Bright added 10 rebounds as the Minutemen enjoyed a 41-20 advantage on the boards. Massachusetts finished 17-of-55 (31 per cent) from the field.
Sarunas Jasikevicius scored eight points for Maryland, which fell to 2-3 all-time against Massachusetts.
“This was disappointing because of our nine-point lead at the half,” Maryland coach Gary Williams said. “We tried to get Camby his fourth foul, but couldn't do it. We have to be able to score at other positions than inside. We did a pretty good job defensively, but we gave up too many second shots.
UMass rises up, downs Maryland
By Joe Burris, The Boston Globe Staff, 12/3/1995
LANDOVER, Md. – Yesterday, the “U” in UMass stood for ugly. The numbers told the story: 21-percent shooting from the floor in the first half. A 16-point halftime deficit. Sluggishness. Bad timing. Inconsistency.
But the University of Massachusetts kept coming – and Maryland's 16-point had lead dwindled to 9 at halftime. That's when you knew the Terrapins had blown it. They allowed UMass back into the game. Gave the Minutemen a confidence builder. Gave coach John Calipari a theme for his halftime speech.
The second half hardly mirrored the first. The fifth-ranked Minutemen returned to the kind of relentless play that burned No. 1 Kentucky Tuesday night; UMass outplayed Maryland at both ends of the floor – particularly over the last five minutes – to register a 50-47 victory over the 19th-ranked Terrapins in the first round of the Franklin National Bank Classic.
UMass center Marcus Camby fought off a slow start and first-half foul trouble to tally 14 points, 7 rebounds and 4 blocks. Donta Bright also had 14 points and added 10 rebounds and frontcourt mate Dana Dingle had 10 points and 7 boards for UMass, which held Maryland to just 2 points over the last five minutes in both halves.
“We didn't come out and play the way we were supposed to play,” said Calipari, who also picked up his first technical foul of the season. “We had a lot of plays in the first half where I just said, “We can't play that way and win.”
The Minutemen (2-0) will meet Florida today; a victory could vault UMass to No. 1 in next week's national poll.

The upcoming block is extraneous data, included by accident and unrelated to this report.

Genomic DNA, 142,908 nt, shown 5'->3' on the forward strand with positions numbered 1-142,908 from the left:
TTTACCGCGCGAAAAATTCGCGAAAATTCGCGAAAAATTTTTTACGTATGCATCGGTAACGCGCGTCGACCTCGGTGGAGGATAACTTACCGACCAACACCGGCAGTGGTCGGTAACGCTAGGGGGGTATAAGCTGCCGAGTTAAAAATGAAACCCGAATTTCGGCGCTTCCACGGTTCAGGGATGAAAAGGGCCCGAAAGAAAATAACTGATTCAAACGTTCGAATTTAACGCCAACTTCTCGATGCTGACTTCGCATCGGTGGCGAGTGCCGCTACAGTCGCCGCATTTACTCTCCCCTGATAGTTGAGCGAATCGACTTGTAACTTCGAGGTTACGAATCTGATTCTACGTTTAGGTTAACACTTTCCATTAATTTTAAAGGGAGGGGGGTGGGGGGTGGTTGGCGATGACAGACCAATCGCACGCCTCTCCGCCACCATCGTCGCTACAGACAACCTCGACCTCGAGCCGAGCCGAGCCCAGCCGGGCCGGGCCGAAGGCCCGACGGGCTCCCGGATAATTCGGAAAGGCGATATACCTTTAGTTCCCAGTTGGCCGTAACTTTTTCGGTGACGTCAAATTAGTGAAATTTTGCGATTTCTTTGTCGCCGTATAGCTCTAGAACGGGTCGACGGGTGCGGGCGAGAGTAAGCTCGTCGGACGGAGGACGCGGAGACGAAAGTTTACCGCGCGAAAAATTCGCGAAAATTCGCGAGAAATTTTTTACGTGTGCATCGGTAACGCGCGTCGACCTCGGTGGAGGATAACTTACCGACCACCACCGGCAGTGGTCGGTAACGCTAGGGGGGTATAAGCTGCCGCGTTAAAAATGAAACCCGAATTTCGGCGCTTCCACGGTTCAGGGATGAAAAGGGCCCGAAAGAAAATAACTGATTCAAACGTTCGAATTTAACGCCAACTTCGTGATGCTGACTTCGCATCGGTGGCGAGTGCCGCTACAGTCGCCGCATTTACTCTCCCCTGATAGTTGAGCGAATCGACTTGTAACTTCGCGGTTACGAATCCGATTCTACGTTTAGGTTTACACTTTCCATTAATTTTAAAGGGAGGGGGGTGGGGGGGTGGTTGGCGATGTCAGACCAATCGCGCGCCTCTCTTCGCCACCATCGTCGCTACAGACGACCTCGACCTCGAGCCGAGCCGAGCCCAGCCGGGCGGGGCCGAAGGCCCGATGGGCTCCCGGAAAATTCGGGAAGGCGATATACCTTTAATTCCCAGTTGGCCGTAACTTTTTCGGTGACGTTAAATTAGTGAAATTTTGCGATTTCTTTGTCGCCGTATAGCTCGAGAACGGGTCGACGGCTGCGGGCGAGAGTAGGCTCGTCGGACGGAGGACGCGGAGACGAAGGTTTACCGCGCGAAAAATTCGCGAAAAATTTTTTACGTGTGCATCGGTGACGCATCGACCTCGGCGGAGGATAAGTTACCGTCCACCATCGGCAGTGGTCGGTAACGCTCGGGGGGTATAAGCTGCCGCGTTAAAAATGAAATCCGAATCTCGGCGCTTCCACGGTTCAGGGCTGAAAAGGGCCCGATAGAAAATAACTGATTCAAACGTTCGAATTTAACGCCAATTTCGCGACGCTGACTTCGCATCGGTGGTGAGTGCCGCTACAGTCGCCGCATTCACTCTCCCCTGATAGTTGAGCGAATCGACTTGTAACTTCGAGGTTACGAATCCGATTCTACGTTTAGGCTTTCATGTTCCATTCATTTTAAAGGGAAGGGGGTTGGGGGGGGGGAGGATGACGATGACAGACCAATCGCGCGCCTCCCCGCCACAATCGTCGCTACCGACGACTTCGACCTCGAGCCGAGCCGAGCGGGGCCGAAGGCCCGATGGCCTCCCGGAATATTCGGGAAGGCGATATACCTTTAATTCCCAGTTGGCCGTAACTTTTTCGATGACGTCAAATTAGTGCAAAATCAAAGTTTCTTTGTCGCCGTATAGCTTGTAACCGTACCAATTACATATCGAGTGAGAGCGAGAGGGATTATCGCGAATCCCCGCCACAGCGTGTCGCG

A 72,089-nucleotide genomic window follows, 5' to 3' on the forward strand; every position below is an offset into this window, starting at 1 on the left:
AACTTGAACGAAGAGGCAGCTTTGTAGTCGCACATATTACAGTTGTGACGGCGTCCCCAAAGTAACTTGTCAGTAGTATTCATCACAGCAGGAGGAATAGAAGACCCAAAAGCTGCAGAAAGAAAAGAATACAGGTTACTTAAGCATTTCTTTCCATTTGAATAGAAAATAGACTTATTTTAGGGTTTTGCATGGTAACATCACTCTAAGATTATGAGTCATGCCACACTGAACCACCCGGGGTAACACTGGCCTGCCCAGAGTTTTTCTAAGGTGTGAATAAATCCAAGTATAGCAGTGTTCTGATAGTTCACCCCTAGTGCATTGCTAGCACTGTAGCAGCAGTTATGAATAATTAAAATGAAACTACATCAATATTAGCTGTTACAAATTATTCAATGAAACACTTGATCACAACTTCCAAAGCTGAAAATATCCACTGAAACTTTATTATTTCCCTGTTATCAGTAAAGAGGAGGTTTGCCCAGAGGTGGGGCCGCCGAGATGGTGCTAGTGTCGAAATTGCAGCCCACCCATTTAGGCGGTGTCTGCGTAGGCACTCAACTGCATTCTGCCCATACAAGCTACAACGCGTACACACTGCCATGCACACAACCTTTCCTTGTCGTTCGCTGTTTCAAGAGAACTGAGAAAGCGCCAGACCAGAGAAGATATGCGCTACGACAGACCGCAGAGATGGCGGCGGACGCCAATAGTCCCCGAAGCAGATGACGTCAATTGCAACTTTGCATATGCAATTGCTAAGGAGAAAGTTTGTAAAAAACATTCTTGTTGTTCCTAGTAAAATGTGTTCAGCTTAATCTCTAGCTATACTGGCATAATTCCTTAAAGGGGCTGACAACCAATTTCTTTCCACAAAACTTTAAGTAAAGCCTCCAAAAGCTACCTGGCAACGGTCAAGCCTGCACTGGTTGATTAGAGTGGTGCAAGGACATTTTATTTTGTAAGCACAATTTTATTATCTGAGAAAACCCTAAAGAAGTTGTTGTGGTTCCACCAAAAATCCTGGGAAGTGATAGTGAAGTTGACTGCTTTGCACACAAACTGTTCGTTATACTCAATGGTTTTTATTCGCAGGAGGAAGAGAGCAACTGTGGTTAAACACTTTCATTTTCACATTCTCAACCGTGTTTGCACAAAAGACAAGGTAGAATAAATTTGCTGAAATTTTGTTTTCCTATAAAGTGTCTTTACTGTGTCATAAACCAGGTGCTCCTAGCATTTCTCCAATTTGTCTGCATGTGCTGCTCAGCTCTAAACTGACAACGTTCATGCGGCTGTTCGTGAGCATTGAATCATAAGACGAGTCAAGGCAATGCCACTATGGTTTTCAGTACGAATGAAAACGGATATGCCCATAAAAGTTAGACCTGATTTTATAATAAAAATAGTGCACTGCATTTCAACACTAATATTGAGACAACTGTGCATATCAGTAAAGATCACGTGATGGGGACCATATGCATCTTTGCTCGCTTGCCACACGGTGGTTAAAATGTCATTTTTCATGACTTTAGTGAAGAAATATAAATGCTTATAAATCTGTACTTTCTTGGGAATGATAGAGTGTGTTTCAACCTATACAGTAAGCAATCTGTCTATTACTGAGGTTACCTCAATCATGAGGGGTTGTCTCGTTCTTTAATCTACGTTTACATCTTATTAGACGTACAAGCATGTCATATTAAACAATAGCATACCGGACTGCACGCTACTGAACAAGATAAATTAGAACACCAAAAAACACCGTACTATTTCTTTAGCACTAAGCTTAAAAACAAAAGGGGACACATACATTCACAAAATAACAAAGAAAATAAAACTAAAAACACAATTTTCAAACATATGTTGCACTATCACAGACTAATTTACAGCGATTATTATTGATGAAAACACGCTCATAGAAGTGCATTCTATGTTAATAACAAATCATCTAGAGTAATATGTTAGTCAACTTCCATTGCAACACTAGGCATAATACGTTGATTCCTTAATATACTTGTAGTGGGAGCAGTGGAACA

In the early going yesterday, the Minutemen's effort hardly resembled Tuesday night's. UMass scored once in its first seven possessions and didn't reach double figures until the 6:15 mark of the first half. Maryland, on the other hand, got off to a good start.
With balanced scoring and tenacious defense, the Terrapins (1-2) took a 16-6 lead midway through the first half. Things looked bleakest with 4:31 left before intermission, when guard Sarunas Jasikevicius drained a trey to give Maryland a 28-12 lead.
“We played poorly in the first half because of what Maryland did to us,” said Calipari. “We played a very aggressive, intense basketball team today.”
But Maryland couldn't add precision to its repertoire, and for the remainder of the half turned the ball over four times. Even when Maryland ran its routes well, it had trouble finishing plays. Meanwhile, with Camby on the bench with foul trouble, Dingle stepped up, tallying 7 points, 1 steal and 2 boards. UMass trailed, 28-19, at halftime.
“But then I said to them at halftime, 'Can you imagine what they did to us and we're only down 9?'” said Calipari. “I said, 'Let's try to win the game.'”
The 9-point deficit was equally disturbing to Maryland coach Gary Williams, who knew UMass headed to the locker room with the momentum.
“I thought we did a good job getting the ball inside but we didn't finish,” he said.
That carried over to the second half. Many of Maryland's problems were self-imposed. The Terps went ahead, 37-24, on a bank shot by Johnny Rhodes with 15:16 left, then turned the ball over three times in their next four possessions. UMass slowly closed the gap, and with 7:30 left took a 43-42 lead on a layup by Bright (assist, Camby).
“We got it to single digits at halftime and we knew we were going to make a run at some point in the game,” said Camby. “My teammates just stepped it up.”
The game contained only two lead changes and two ties, the latter coming when Maryland guard Duane Simpkins scored on a drive with 4:26 left to knot it at 47-47. But with 4:03 left, Camby swished a 15-foot turnaround jumper while double-teamed, then blocked Booth at the other end.
With 41 seconds left, Rhodes stole the ball from Camby and Maryland called timeout with :22.4 to go. After Simpkins missed from the key, Camby came up with the ball and sank a free throw for the final margin.
“The biggest thing is, if the other team comes out against us with more passion and more intensity, we're losing,” said Calipari. “UMass basketball is based on that.”
Florida prevented an early meeting of Atlantic-10 rivals in today's tournament final. The Gators defeated George Washington, 75-66, yesterday and will meet UMass in today's championship game at 4 p.m.
Guard Greg Williams had 20 points and forward Dametri Hill added 17 for Florida (2-1).
Today will mark only the second meeting between UMass and Florida; the Gators won the first during the 1978-79 season.
Camby is starring in the feature role